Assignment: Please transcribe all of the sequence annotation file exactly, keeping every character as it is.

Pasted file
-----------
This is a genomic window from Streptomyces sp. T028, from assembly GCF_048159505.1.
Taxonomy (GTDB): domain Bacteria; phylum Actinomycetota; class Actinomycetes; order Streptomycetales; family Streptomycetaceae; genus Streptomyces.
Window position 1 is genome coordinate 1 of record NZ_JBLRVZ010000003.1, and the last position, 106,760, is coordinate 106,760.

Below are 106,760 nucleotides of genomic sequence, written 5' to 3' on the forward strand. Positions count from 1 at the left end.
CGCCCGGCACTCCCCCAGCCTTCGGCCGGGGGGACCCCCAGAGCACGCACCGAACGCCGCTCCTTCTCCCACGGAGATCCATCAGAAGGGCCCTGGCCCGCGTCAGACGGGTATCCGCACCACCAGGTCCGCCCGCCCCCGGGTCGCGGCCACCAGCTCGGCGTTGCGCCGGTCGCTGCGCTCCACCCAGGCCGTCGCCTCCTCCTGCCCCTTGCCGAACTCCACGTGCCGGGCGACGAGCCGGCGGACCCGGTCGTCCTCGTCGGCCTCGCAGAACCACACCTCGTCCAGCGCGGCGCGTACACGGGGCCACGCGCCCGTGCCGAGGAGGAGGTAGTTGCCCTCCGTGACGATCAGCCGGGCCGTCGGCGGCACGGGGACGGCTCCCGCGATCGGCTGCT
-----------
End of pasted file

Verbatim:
This is a genomic window from Streptomyces sp. T028, from assembly GCF_048159505.1.
Taxonomy (GTDB): domain Bacteria; phylum Actinomycetota; class Actinomycetes; order Streptomycetales; family Streptomycetaceae; genus Streptomyces.
Window position 1 is genome coordinate 1 of record NZ_JBLRVZ010000003.1, and the last position, 106,760, is coordinate 106,760.

Below are 106,760 nucleotides of genomic sequence, written 5' to 3' on the forward strand. Positions count from 1 at the left end.
CGCCCGGCACTCCCCCAGCCTTCGGCCGGGGGGACCCCCAGAGCACGCACCGAACGCCGCTCCTTCTCCCACGGAGATCCATCAGAAGGGCCCTGGCCCGCGTCAGACGGGTATCCGCACCACCAGGTCCGCCCGCCCCCGGGTCGCGGCCACCAGCTCGGCGTTGCGCCGGTCGCTGCGCTCCACCCAGGCCGTCGCCTCCTCCTGCCCCTTGCCGAACTCCACGTGCCGGGCGACGAGCCGGCGGACCCGGTCGTCCTCGTCGGCCTCGCAGAACCACACCTCGTCCAGCGCGGCGCGTACACGGGGCCACGCGCCCGTGCCGAGGAGGAGGTAGTTGCCCTCCGTGACGATCAGCCGGGCCGTCGGCGGCACGGGGACGGCTCCCGCGATCGGCTGCT